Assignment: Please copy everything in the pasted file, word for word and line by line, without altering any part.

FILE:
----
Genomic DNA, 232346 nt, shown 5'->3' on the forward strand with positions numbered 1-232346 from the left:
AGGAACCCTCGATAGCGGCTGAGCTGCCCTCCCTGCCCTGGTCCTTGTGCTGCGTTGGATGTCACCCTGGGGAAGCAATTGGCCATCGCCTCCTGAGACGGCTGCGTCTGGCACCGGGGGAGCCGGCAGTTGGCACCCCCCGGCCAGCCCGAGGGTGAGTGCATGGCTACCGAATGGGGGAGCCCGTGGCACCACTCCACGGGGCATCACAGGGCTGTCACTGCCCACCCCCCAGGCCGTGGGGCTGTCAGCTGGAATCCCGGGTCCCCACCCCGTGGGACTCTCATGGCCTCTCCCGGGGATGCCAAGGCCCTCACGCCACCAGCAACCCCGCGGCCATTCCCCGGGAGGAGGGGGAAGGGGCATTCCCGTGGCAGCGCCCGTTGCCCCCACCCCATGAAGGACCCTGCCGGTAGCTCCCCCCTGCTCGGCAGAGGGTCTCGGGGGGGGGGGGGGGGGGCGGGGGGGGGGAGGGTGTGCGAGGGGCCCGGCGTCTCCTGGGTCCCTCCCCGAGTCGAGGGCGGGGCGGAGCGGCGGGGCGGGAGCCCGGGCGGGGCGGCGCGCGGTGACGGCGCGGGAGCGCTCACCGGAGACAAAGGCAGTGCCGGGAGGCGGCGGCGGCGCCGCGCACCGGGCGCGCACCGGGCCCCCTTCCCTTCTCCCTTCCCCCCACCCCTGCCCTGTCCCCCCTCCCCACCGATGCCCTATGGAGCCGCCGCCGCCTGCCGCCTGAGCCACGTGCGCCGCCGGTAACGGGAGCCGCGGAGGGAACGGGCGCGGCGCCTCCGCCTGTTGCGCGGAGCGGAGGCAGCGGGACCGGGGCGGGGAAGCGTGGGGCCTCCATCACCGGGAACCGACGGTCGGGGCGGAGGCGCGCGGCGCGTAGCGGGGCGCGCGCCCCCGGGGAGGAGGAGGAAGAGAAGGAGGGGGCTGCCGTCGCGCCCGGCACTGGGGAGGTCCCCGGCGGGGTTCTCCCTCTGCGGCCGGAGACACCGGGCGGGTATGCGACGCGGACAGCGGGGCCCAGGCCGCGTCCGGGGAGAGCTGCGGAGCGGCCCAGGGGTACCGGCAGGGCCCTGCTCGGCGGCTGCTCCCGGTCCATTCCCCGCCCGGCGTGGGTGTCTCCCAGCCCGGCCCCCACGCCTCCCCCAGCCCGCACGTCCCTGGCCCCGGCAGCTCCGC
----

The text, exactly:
Genomic DNA, 232346 nt, shown 5'->3' on the forward strand with positions numbered 1-232346 from the left:
AGGAACCCTCGATAGCGGCTGAGCTGCCCTCCCTGCCCTGGTCCTTGTGCTGCGTTGGATGTCACCCTGGGGAAGCAATTGGCCATCGCCTCCTGAGACGGCTGCGTCTGGCACCGGGGGAGCCGGCAGTTGGCACCCCCCGGCCAGCCCGAGGGTGAGTGCATGGCTACCGAATGGGGGAGCCCGTGGCACCACTCCACGGGGCATCACAGGGCTGTCACTGCCCACCCCCCAGGCCGTGGGGCTGTCAGCTGGAATCCCGGGTCCCCACCCCGTGGGACTCTCATGGCCTCTCCCGGGGATGCCAAGGCCCTCACGCCACCAGCAACCCCGCGGCCATTCCCCGGGAGGAGGGGGAAGGGGCATTCCCGTGGCAGCGCCCGTTGCCCCCACCCCATGAAGGACCCTGCCGGTAGCTCCCCCCTGCTCGGCAGAGGGTCTCGGGGGGGGGGGGGGGGGGCGGGGGGGGGGAGGGTGTGCGAGGGGCCCGGCGTCTCCTGGGTCCCTCCCCGAGTCGAGGGCGGGGCGGAGCGGCGGGGCGGGAGCCCGGGCGGGGCGGCGCGCGGTGACGGCGCGGGAGCGCTCACCGGAGACAAAGGCAGTGCCGGGAGGCGGCGGCGGCGCCGCGCACCGGGCGCGCACCGGGCCCCCTTCCCTTCTCCCTTCCCCCCACCCCTGCCCTGTCCCCCCTCCCCACCGATGCCCTATGGAGCCGCCGCCGCCTGCCGCCTGAGCCACGTGCGCCGCCGGTAACGGGAGCCGCGGAGGGAACGGGCGCGGCGCCTCCGCCTGTTGCGCGGAGCGGAGGCAGCGGGACCGGGGCGGGGAAGCGTGGGGCCTCCATCACCGGGAACCGACGGTCGGGGCGGAGGCGCGCGGCGCGTAGCGGGGCGCGCGCCCCCGGGGAGGAGGAGGAAGAGAAGGAGGGGGCTGCCGTCGCGCCCGGCACTGGGGAGGTCCCCGGCGGGGTTCTCCCTCTGCGGCCGGAGACACCGGGCGGGTATGCGACGCGGACAGCGGGGCCCAGGCCGCGTCCGGGGAGAGCTGCGGAGCGGCCCAGGGGTACCGGCAGGGCCCTGCTCGGCGGCTGCTCCCGGTCCATTCCCCGCCCGGCGTGGGTGTCTCCCAGCCCGGCCCCCACGCCTCCCCCAGCCCGCACGTCCCTGGCCCCGGCAGCTCCGC